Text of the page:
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“The Balancing Act” on Lifetime to Feature Madcap Logic’s Unique Educational Arts Program ‘Creativity Express Online’

Wednesday, January 11th, 2012

“Madcap Logic is thrilled to partner with BrandStar Entertainment’s TV popular morning show “The Balancing Act” on Lifetime in their effort to address the complex educational needs of today’s students.”

PRLog (Press Release)Jan 09, 2012
(Pompano Beach, FL) Madcap Logic, LLC – creators of Creativity Express, a fun an innovative arts educational program, recently completed filming for BrandStar Entertainment’s hit morning show, The Balancing Act on Lifetime Television.

“Madcap Logic is thrilled to partner with BrandStar Entertainment’s TV show The Balancing Act on Lifetime in their effort to address the complex educational needs of today’s students. In today’s challenging environment we applaud the efforts of The Balancing Act on Lifetime to provide parents and educators with essential resources required for lifelong academic success,” says special guest, Elise Ruiz-Ramon from Madcap Logic.

The segment which also features Robert Monson, President of the National Association of Elementary School Principals, will air this month as part of The Balancing Act’s Parent Teacher Corner series on Lifetime Television.  In the upcoming segment, they’ll discuss the importance of including art lessons in your child’s curriculum as part of the learning experience.

In this edition of the Parent Teacher Corner on The Balancing Act on Lifetime, viewers will learn that with so many schools cutting their budgets, educators are looking on-line to find the types of tools that teach effectively and are cost efficient. “Arts education enables children to draw from their experiences to create meaning that will enhance their learning,” says Robert.  “Research tells us that the arts have a tremendously positive impact on teaching and learning, especially in discovering talents, stimulating academic interests, and awakening an awareness of the vast possibilities of life.”

Children with art education do better across the board.  “Our Creativity Express curriculum reaches some children who would otherwise be left behind,” Elise adds.  “An arts education also helps students develop motivation for higher academic achievement, leading them to become lifelong learners.”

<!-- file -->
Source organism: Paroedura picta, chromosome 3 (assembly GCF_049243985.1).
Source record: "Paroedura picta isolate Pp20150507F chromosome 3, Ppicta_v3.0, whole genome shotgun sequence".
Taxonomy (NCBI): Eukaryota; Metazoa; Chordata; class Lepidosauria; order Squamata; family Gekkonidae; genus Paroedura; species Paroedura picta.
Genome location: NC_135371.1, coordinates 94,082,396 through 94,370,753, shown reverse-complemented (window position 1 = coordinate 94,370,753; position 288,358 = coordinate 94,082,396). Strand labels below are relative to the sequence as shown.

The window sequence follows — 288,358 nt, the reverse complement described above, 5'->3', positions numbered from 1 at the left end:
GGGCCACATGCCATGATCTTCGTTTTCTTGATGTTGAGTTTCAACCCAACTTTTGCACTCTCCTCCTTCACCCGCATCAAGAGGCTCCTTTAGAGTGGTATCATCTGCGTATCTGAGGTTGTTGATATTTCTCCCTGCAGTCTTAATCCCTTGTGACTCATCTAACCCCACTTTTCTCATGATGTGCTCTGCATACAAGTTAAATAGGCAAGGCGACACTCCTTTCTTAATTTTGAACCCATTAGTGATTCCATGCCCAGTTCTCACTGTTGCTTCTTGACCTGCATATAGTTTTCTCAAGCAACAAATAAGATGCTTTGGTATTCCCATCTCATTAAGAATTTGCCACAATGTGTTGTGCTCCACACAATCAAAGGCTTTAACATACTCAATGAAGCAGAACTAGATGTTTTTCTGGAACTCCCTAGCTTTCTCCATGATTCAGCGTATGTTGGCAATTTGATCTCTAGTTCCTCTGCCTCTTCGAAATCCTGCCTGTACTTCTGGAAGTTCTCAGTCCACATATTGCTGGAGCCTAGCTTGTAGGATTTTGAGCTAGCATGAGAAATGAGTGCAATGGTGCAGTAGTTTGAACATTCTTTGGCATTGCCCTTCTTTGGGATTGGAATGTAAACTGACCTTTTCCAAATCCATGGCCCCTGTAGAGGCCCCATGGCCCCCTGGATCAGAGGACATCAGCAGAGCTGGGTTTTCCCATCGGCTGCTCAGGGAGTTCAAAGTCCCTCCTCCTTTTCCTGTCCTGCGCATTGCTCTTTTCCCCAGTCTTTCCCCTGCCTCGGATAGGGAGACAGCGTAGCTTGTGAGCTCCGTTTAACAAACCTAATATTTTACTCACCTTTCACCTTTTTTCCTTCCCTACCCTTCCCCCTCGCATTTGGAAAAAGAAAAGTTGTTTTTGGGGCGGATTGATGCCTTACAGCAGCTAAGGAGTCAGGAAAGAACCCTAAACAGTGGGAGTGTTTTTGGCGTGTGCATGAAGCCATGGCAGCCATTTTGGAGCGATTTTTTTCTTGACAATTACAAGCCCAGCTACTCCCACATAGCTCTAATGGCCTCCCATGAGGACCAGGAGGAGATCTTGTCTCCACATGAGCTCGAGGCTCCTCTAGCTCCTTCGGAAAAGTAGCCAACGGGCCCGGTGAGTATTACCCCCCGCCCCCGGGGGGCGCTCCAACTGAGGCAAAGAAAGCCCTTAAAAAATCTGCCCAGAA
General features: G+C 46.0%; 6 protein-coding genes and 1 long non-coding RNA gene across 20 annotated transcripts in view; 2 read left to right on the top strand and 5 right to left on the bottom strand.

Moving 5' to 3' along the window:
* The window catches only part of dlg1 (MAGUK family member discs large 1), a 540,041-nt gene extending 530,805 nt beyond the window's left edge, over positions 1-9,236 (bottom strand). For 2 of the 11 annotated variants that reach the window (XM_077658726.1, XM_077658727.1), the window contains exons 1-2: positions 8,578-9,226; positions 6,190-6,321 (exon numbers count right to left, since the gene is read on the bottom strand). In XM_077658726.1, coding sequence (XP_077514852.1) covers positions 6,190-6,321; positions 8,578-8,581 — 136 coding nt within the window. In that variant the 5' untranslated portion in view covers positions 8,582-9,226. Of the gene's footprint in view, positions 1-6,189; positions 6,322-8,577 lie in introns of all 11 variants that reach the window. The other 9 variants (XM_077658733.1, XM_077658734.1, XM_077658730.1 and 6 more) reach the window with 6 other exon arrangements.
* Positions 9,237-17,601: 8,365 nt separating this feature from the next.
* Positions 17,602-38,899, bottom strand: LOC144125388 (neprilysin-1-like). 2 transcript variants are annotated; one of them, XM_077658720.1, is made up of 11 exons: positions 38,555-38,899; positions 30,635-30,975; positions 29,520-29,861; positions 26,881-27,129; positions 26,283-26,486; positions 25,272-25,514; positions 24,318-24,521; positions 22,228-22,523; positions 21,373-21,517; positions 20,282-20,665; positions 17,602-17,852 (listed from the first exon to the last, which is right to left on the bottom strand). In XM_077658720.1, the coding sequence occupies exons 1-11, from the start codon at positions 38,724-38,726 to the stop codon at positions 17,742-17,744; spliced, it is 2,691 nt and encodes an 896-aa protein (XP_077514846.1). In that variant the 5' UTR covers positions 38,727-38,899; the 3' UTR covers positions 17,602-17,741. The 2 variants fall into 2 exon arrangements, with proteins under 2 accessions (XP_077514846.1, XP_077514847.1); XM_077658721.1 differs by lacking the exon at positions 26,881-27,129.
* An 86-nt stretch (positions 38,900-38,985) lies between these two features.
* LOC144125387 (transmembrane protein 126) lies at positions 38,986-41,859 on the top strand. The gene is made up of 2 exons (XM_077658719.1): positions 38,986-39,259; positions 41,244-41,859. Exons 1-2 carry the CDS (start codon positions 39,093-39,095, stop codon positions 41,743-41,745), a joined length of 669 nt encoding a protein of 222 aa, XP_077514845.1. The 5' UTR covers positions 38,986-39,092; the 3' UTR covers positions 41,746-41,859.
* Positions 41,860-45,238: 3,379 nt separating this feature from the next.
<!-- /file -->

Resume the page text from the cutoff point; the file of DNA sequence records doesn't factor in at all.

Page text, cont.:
Make sure to watch BrandStar Entertainment’s special Parent Teacher Corner edition of The Balancing Act to discover how a properly applied art education may lead to academic improvement, as well as develop more intuitive thinking and developing creativity and self esteem.

About “The Balancing Act” on Lifetime Television
The Balancing Act TV show airs daily on Lifetime Television at 7:00am (ET/PT).  The Balancing Act on Lifetime Television is America’s premier morning show that’s about women, for women and trusted by women.

About BrandStar Entertainment
BrandStar Entertainment is well known for their cutting edge content driven women’s programming, including “The Balancing Act” on Lifetime Television.  The Balancing Act TV show inspires and empowers women with entertaining and educational segments, placing them in the best position to achieve success in every aspect of their lives.

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O2 Media’s parent company, BrandStar Entertainment, producers of The Balancing Act show on Lifetime TV, have proven themselves as pioneers in the Branded Entertainment industry bringing Social Media to TV with the vision to Engage, Entertain and Educate.

Teaching Children to Help Others

Thursday, December 22nd, 2011

Madcap Logic is proud to join Primrose Schools supporting the Feeding America virtual food drive.

Virtual Food Drive by Primrose Schools     Primrose Day Care Centers have teamed up with the charity, Feeding America, the largest hunger-relief chairty in America, to raise food and money for those in need this holiday season. As the virtual food drive will come to an end Decemeber 31st, be sure to visit the Primrose Facebook page where you can like the page, which will donate 1 can (or $1) or you can share the page which will donate 2 cans (or $2).

     Although it is a basic life skill, cooperation is not something that we are born with, but rather something we learn as we go through life. It allows us to develop and maintain relationships, and work successfully with other individuals. Infants do not come into this world with an understanding of the importance of sharing and compromise. These traits are learned through experience when the child becomes old enough to interact with others. Most children are introduced to cooperation when they are taught by adults to share their toys and take turns with other children in the playground and nursery. Through sharing such seemingly inconsequential items early in life, one will form a permanent habit of sharing that will most likely continue forever. This habit will manifest in many ways, such as one’s participation in charity work or the volunteering of his or her time to a worthy cause.

     Learning to cooperate and share is the foundation of many other positive characteristics that most parents hope their children will acquire, such as the importance of “giving back” when one has enjoyed success and good fortune in life. It is also how youngsters develop the skills they will need to get along well with other individuals throughout the course of their life.

Leading by Example

     As a parent, it is your behavior that your child will attempt to mimic first. Acting in a cooperative manner and displaying a sharing attitude toward others will instill the importance of these characteristics in your child’s mind. Important values are almost always learned from our parents in the course of daily life. For instance, you might say“If we all pitch in to help clean the kitchen after we eat, we will get finished quicker and can begin reading your new library book.”